Leaves

The 8-20 leaves that may form are arranged spirally on the stem, and they occur alternately in two opposite rows on the stem. The maize leaf is a typical grass leaf and consists of a sheath, ligules, auricles, and a blade. The leaf blade is long, narrow, undulating, and tapers towards the tip and is glabrous to hairy. The leaf is supported by a prominent mid-rib along its entire length. Stomata occur in rows along the entire of the leaf surface. More stomata occur on the underside of the leaf than on the upper surface. On the upper surface, motor cells are present. These large, wedge-shaped cells occur in rows, parallel to and between the rows of stomata. During moist conditions, these cells rapidly absorb water, become turgid, and unfold the leaf. During warm, dry weather, the cells quickly lose their turgor with the result that leaves curl inwards exposing a smaller leaf surface to evaporation.

 Stem

The maize stem varies in height from less than 0.6m in some genotypes to more than 5.0m (in extreme cases) in others. The stem is cylindrical, solid, and is divided into nodes and internodes. It may have eight to 21 internodes. The internodes directly below the first four leaves do not lengthen, whereas those below the sixth, seventh and eighth leaves lengthen to approximately 25, 50, and 90mm, respectively. Tillers may develop from nodes below the soil surface. The lateral shoot bearing the main ear develops more or less from the bud on the eighth node above the soil surface. The five or six buds directly below the bud give rise to rudimentary lateral shoots of which one or two develop to produce ears.

Inflorescence

Male and female flowers are borne on the same plant as separate inflorescences. Male flowers are borne in the tassel and female flowers on the ear. The maize ear (the female inflorescence) terminates one or more lateral branches, usually halfway up the stem. Bracts enclose the ear. The silk of the flowers at the bottom appears first and thereafter those on the upper part of the ear. It remains receptive to pollen for approximately three weeks but after the tenth day, receptivity decreases

Maize kernel

The maize kernel consists of endosperm, embryo, a pericarp, and tip cap. The endosperm contains the main carbohydrates. The embryo contains the parts that give rise to the next generation, while the pericarp and tip cap enclose the entire kernel. The endosperm contains approximately 80% of the carbohydrates, 20% of the fat, and 25% of the minerals, while the embryo contains about 80% of the fat, 7 % of the minerals, and 20% of the protein found in the kernel. The starch part of the kernel is used in foods and many other products such as adhesives, clothing, and pharmaceutical tablets, and paper production. The starch can be converted into sweeteners and used in products such as soft drinks, sweets, bakery products, and jams, to name but a few. The oil from the embryo is used in cooking oils, margarine, and salad dressings. The protein, hulls, and soluble part of the maize kernel are used in animal and poultry feed. Kernels can be of the dent or flint (round) types. Dent kernels have a dented crown, which is formed during drying when the softer starch in the middle of the kernel shrinks faster than the outer more translucent sides. The dent kernel has two flat sides opposite each other and the one side contains the embryo. The embryo contains all the parts that give rise to the next generation. Flint kernels can be round or flat in appearance and contain mainly translucent starch, with only a small part of soft starch in the middle, hence the name. The pericarp and tip cap enclose the entire kernel. Maize with a high percentage of translucent of hard endosperm is preferred by the dry-milling industry because it produces more of the popular high-quality and high-value products sought after than does soft maize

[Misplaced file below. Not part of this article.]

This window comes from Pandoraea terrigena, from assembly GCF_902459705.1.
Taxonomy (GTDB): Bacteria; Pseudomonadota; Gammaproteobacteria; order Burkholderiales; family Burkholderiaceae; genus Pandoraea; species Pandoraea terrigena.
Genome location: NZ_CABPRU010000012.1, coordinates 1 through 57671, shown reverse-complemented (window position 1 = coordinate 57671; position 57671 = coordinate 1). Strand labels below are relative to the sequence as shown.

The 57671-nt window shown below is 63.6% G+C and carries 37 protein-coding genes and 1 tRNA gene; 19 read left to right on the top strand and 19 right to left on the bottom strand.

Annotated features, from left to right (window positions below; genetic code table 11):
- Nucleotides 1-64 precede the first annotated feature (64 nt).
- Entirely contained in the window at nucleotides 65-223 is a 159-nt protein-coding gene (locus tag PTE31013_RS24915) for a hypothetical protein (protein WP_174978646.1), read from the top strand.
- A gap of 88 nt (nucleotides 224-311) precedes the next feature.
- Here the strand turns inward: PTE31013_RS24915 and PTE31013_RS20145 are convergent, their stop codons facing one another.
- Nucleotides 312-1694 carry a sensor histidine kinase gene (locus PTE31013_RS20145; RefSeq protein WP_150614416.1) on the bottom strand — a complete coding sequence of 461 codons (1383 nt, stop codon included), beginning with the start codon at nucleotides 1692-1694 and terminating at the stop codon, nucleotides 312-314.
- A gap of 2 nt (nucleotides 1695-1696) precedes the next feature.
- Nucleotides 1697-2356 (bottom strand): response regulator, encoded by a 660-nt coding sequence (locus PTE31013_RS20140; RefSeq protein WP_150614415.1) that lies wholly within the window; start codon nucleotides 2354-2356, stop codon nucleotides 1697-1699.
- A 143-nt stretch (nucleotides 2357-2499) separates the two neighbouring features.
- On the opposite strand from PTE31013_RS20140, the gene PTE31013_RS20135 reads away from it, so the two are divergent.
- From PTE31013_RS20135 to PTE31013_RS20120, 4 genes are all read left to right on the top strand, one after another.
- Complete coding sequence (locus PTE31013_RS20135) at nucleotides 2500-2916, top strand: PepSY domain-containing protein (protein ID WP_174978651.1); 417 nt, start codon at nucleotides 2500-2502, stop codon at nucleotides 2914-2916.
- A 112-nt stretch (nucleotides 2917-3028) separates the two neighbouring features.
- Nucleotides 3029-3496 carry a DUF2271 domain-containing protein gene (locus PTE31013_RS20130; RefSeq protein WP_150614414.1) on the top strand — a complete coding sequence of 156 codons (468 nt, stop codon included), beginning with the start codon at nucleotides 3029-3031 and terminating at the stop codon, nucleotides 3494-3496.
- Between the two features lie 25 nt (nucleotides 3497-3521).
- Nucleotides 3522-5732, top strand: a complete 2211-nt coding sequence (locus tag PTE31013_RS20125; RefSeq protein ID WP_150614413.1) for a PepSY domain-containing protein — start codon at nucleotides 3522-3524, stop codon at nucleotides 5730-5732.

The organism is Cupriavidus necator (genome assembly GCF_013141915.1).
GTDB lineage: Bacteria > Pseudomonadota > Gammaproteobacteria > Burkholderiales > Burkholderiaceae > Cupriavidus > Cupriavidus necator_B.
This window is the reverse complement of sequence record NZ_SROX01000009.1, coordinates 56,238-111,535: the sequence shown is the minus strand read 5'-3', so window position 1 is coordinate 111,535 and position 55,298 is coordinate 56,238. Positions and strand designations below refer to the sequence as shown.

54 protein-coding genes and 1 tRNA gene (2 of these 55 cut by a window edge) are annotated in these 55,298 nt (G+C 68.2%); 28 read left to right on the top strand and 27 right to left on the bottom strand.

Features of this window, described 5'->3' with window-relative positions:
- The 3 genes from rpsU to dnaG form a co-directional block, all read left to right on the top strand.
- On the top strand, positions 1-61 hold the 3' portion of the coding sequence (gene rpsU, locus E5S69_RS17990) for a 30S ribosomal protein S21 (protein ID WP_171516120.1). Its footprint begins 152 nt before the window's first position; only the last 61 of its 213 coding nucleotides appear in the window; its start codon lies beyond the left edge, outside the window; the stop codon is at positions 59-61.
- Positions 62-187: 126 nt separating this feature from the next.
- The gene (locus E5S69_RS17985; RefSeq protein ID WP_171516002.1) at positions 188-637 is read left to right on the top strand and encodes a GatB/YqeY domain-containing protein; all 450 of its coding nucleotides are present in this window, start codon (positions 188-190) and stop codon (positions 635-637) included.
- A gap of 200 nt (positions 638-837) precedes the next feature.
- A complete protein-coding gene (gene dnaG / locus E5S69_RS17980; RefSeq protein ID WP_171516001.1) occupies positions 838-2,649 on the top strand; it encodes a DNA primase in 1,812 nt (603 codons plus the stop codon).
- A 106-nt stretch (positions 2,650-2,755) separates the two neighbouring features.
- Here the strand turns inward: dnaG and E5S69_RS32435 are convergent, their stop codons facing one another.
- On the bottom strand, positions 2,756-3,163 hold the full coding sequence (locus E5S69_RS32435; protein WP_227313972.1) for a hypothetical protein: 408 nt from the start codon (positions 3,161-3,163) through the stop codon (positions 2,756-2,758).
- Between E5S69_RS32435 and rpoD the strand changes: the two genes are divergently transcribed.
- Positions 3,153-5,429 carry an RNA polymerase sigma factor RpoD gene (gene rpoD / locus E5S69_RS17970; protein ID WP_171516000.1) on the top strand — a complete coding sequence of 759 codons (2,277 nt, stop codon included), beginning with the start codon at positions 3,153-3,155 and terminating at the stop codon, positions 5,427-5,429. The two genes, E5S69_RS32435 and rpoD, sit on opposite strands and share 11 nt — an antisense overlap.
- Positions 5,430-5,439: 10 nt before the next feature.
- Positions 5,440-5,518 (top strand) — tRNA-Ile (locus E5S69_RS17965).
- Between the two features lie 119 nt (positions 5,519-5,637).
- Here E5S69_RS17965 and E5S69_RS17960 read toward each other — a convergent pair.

Stages of Growth and Development

Different growth stages are numbered 0 to 10. Growth stage 0 lasts from planting of the seed up to when the seedling is just visible above the soil surface. Growth stage 10 is reached when the plant is biologically mature

Growth stage 0: From planting to seed emergence During germination, the growth point, and the entire stem are about 25 to 40mm below the soil surface. Under warm, moist conditions seedlings emerge after about six to 10 days, but under cool or dry conditions this may take two weeks or longer. The optimum temperature range for germination is between 20 and 30ºC, while the optimum moisture content of the soil should be approximately 60% of soil capacity.